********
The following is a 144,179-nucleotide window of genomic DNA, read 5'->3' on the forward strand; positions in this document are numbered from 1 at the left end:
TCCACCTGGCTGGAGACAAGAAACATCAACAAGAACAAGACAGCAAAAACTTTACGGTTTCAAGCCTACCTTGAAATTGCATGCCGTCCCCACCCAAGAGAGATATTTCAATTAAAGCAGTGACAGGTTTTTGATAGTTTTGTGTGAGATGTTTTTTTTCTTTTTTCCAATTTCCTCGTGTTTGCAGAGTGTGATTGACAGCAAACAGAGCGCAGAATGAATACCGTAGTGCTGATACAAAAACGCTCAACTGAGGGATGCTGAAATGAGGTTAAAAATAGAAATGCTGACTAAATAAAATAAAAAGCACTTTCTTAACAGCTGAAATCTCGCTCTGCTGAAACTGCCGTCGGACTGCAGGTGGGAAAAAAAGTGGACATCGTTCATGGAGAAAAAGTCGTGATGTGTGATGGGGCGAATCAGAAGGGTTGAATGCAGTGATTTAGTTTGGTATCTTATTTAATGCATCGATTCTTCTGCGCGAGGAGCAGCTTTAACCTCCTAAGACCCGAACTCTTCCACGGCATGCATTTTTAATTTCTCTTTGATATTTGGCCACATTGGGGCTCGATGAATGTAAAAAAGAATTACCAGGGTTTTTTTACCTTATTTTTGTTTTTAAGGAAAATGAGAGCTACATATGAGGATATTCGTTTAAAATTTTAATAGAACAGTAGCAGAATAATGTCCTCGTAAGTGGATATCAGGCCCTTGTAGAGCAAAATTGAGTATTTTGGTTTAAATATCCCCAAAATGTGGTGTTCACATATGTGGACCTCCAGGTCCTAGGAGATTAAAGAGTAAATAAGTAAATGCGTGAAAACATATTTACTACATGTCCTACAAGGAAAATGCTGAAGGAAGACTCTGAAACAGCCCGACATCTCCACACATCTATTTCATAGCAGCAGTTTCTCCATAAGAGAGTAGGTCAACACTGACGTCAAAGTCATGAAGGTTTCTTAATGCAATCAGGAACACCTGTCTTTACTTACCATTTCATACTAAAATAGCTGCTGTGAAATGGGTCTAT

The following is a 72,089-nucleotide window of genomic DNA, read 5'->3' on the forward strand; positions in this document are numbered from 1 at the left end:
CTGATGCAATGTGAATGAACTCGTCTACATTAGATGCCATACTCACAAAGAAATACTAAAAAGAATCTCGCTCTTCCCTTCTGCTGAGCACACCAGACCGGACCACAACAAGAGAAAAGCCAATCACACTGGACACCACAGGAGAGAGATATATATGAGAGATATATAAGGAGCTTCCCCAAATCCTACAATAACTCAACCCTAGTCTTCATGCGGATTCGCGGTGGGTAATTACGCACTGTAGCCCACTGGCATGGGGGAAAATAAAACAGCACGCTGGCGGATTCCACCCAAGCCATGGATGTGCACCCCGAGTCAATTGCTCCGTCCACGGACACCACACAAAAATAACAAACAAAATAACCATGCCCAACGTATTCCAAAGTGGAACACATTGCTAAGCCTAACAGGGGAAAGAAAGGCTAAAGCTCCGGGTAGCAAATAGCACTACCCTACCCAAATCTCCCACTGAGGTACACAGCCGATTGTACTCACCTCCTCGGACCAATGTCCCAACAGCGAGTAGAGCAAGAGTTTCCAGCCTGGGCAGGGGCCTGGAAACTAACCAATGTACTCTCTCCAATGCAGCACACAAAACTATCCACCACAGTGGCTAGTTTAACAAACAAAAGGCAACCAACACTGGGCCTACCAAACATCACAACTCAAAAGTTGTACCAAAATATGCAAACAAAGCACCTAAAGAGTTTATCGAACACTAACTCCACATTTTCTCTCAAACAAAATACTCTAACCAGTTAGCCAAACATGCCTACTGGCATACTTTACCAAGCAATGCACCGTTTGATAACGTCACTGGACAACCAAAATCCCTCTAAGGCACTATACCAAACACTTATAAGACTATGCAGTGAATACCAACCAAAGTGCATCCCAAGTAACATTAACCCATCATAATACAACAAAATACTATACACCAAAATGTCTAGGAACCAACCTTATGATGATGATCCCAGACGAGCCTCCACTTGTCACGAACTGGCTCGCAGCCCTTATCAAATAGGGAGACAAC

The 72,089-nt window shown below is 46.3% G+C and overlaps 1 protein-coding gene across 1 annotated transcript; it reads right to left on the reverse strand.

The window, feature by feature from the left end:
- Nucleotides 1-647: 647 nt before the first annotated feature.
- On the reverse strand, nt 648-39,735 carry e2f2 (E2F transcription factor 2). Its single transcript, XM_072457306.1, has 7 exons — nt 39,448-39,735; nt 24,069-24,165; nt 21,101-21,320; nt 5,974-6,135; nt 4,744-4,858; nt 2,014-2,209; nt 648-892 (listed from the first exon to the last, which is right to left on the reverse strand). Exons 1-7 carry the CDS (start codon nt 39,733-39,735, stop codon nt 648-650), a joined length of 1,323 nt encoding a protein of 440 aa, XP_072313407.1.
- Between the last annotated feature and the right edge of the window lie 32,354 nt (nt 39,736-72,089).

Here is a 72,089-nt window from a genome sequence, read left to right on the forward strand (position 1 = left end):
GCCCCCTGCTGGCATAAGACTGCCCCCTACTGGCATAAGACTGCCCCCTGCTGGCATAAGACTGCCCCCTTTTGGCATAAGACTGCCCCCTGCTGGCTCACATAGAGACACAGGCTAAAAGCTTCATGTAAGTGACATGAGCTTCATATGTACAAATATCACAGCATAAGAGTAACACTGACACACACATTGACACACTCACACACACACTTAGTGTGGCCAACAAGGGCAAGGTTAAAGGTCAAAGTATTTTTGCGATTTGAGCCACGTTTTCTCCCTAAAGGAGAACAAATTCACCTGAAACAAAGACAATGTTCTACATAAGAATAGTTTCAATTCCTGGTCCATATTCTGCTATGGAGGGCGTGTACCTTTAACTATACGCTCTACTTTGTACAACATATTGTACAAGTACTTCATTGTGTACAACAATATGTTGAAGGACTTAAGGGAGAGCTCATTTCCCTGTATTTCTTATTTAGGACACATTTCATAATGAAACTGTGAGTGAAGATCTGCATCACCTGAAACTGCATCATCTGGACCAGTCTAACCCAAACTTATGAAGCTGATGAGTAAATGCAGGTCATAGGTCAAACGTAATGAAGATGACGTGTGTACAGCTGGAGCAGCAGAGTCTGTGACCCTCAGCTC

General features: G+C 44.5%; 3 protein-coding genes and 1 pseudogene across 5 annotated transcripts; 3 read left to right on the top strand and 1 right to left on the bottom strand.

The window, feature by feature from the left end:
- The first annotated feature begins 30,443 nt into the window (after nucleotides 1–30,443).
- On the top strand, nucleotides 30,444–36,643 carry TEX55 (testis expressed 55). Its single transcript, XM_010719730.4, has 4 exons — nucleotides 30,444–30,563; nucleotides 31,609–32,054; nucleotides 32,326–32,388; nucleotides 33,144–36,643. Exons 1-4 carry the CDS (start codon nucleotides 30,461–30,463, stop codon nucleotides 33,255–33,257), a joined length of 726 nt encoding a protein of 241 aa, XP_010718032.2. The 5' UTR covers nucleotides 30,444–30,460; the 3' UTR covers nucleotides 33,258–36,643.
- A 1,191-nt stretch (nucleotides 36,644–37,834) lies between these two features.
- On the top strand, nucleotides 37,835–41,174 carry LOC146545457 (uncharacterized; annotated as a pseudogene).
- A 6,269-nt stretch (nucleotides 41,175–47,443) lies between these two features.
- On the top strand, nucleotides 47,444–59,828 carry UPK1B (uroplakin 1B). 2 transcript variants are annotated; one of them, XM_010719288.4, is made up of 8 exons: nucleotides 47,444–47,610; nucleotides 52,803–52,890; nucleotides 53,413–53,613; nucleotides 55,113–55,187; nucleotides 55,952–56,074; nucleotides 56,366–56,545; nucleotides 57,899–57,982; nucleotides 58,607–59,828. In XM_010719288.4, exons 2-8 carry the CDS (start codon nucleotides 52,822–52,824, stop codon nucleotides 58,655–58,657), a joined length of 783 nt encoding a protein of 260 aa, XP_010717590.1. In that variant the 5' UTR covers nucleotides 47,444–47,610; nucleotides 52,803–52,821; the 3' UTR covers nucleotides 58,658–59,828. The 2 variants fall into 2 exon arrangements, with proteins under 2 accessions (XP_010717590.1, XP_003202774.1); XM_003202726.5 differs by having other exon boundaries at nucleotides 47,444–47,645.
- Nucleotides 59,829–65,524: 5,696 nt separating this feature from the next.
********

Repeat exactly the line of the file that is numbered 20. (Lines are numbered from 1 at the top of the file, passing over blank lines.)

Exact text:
- Nucleotides 59,829–65,524: 5,696 nt separating this feature from the next.